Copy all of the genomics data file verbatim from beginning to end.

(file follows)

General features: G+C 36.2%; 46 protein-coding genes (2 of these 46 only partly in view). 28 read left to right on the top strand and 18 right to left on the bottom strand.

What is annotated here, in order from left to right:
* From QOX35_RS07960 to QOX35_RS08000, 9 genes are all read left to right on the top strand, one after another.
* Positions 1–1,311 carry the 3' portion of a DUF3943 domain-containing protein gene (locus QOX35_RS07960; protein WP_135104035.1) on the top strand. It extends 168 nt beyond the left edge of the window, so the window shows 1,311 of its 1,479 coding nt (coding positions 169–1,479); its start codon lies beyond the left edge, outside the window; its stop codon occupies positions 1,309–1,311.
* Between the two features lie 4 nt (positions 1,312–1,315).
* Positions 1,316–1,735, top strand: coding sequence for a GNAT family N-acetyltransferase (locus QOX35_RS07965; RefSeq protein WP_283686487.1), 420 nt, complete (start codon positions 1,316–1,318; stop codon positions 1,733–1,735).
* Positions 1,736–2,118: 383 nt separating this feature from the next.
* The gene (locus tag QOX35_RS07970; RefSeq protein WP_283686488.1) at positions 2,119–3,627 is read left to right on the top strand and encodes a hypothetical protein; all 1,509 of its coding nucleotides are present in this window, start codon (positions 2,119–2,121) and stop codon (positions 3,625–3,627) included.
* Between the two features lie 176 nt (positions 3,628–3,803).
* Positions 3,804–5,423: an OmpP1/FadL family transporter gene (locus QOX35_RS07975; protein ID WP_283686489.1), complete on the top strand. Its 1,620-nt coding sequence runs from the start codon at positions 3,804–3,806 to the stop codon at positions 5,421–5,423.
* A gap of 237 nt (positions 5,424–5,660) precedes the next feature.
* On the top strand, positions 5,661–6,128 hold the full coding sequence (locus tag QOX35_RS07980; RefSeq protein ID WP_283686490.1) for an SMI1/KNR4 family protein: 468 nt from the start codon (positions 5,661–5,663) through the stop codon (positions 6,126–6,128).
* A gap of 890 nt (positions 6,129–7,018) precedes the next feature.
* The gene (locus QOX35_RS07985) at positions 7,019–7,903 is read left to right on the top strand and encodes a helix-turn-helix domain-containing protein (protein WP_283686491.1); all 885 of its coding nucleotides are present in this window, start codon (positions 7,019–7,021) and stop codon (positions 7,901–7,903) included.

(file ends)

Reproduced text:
General features: G+C 36.2%; 46 protein-coding genes (2 of these 46 only partly in view). 28 read left to right on the top strand and 18 right to left on the bottom strand.

What is annotated here, in order from left to right:
* From QOX35_RS07960 to QOX35_RS08000, 9 genes are all read left to right on the top strand, one after another.
* Positions 1–1,311 carry the 3' portion of a DUF3943 domain-containing protein gene (locus QOX35_RS07960; protein WP_135104035.1) on the top strand. It extends 168 nt beyond the left edge of the window, so the window shows 1,311 of its 1,479 coding nt (coding positions 169–1,479); its start codon lies beyond the left edge, outside the window; its stop codon occupies positions 1,309–1,311.
* Between the two features lie 4 nt (positions 1,312–1,315).
* Positions 1,316–1,735, top strand: coding sequence for a GNAT family N-acetyltransferase (locus QOX35_RS07965; RefSeq protein WP_283686487.1), 420 nt, complete (start codon positions 1,316–1,318; stop codon positions 1,733–1,735).
* Positions 1,736–2,118: 383 nt separating this feature from the next.
* The gene (locus tag QOX35_RS07970; RefSeq protein WP_283686488.1) at positions 2,119–3,627 is read left to right on the top strand and encodes a hypothetical protein; all 1,509 of its coding nucleotides are present in this window, start codon (positions 2,119–2,121) and stop codon (positions 3,625–3,627) included.
* Between the two features lie 176 nt (positions 3,628–3,803).
* Positions 3,804–5,423: an OmpP1/FadL family transporter gene (locus QOX35_RS07975; protein ID WP_283686489.1), complete on the top strand. Its 1,620-nt coding sequence runs from the start codon at positions 3,804–3,806 to the stop codon at positions 5,421–5,423.
* A gap of 237 nt (positions 5,424–5,660) precedes the next feature.
* On the top strand, positions 5,661–6,128 hold the full coding sequence (locus tag QOX35_RS07980; RefSeq protein ID WP_283686490.1) for an SMI1/KNR4 family protein: 468 nt from the start codon (positions 5,661–5,663) through the stop codon (positions 6,126–6,128).
* A gap of 890 nt (positions 6,129–7,018) precedes the next feature.
* The gene (locus QOX35_RS07985) at positions 7,019–7,903 is read left to right on the top strand and encodes a helix-turn-helix domain-containing protein (protein WP_283686491.1); all 885 of its coding nucleotides are present in this window, start codon (positions 7,019–7,021) and stop codon (positions 7,901–7,903) included.